BOSTON (CBS) — Jayson Tatum has been on an absolute tear for the Boston Celtics recently, dropping tons of points and leading the team to wins. We’ve seen the 23-year-old play like this in the past, it’s just taken him a little longer to get to that level this season.

A bout with COVID-19 and Boston’s lack of depth (and for that matter, overall health) certainly played into Tatum’s “struggles.” And through those struggles, he’s still been pretty darn good. But he’s lacked that killer instinct and leadership that was been bestowed upon him, and many were calling him out for that during Boston’s struggles.

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Former Celtics center and current analyst Kendrick Perkins was one of them, and after a recent airing of grievances on the Celtics postgame show following a Boston loss to the 76ers, Tatum actually reached out to Perkins to hear out his criticisms.

Since that game, Tatum has averaged 34.5 points and the Celtics have won four straight. Perk has taken a bit of a victory lap for Tatum’s play as of late, but Celtics president of basketball ops. Danny Ainge isn’t going that far.

During his Thursday morning interview with 98.5 The Sports Hub’s Toucher & Rich, Ainge said that while he’s glad that Perk and other greats from the past are available to his current crop of players, he wants to make sure the credit goes to the appropriate party.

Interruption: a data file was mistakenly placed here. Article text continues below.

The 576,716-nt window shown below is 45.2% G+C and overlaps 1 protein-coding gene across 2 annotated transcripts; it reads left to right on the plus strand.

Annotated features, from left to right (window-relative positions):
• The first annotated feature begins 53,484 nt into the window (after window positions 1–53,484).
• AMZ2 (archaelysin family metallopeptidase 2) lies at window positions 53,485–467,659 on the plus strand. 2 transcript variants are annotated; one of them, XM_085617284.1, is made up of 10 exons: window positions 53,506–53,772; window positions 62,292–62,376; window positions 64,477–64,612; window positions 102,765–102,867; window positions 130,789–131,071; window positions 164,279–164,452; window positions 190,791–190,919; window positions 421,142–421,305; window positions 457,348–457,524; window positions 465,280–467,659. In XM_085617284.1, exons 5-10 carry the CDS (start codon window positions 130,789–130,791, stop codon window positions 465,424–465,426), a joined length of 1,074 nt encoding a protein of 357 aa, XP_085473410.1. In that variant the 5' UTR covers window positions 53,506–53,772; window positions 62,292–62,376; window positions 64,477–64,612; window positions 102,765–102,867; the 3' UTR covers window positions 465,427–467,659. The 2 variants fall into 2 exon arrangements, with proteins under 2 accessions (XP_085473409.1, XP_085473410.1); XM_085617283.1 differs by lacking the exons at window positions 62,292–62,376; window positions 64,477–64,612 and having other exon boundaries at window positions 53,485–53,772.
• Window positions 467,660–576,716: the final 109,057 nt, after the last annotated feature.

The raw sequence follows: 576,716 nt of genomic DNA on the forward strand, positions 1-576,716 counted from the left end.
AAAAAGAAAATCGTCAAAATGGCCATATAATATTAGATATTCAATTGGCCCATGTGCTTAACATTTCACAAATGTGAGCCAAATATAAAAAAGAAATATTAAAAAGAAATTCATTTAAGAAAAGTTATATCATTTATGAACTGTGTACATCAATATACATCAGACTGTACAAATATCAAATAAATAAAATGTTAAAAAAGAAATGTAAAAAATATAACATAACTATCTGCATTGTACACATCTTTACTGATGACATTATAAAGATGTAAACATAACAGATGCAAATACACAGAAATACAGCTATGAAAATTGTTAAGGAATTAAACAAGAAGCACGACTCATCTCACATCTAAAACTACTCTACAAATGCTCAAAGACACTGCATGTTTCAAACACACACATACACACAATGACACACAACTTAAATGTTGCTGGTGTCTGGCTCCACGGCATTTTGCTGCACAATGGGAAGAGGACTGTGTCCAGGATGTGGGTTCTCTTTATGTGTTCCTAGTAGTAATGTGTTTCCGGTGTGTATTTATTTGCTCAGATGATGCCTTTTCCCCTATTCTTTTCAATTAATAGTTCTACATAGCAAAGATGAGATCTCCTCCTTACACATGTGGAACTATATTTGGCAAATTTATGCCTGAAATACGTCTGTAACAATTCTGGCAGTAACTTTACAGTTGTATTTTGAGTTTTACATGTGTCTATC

“Success has 1,000 fathers and defeat is an orphan. Tatum for the last 12 games, not since the Sixers game, he’s been on a tear playing unbelievable basketball,” Ainge told Toucher & Rich. “I love Perk, but we’ve heard, ‘It takes a village.'”

Ainge welcomes any and all former Celtics — and former opponents of the Celtics — to pass along words of wisdom to his players. But he said it’s up to the players to take those words and use them to their advantage.

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“I love the fact that Tatum picked up the phone and called Perk. That’s good that they have that connection. I know Perk cares about Tatum’s success,” said Ainge. “I know that players in our league are listening to other players. Kobe was a big mentor for Tatum. There have been a lot, and I like that Jayson listens and takes it well. I’ve had many conversations with Jayson over the years and he’s had unbelievable success as young player, and he does respond to these conversations.”

But Ainge is not giving Perkins all the credit for Tatum’s recent turnaround.

“Those guys do have impact on these players, and they occasionally show up and reach out, and those are all good things. In the midst of this, let’s not give credit to other people. Yes, we need a village to raise our children and I’m all for former players and players who aren’t ex-Celtics to say good things, but it’s still determined by the messages that the players listen to. That’s why the player is the one who deserves the credit for how they’re playing,” he said.

“I’m not dismissing the feedback, but I’m also not giving them all the credit for our player’s play,” added Ainge. “Tatum has been on a roll for four years.”

Tatum and the Celtics will go for the team’s fifth straight win Thursday night when Boston visits the L.A. Lakers.

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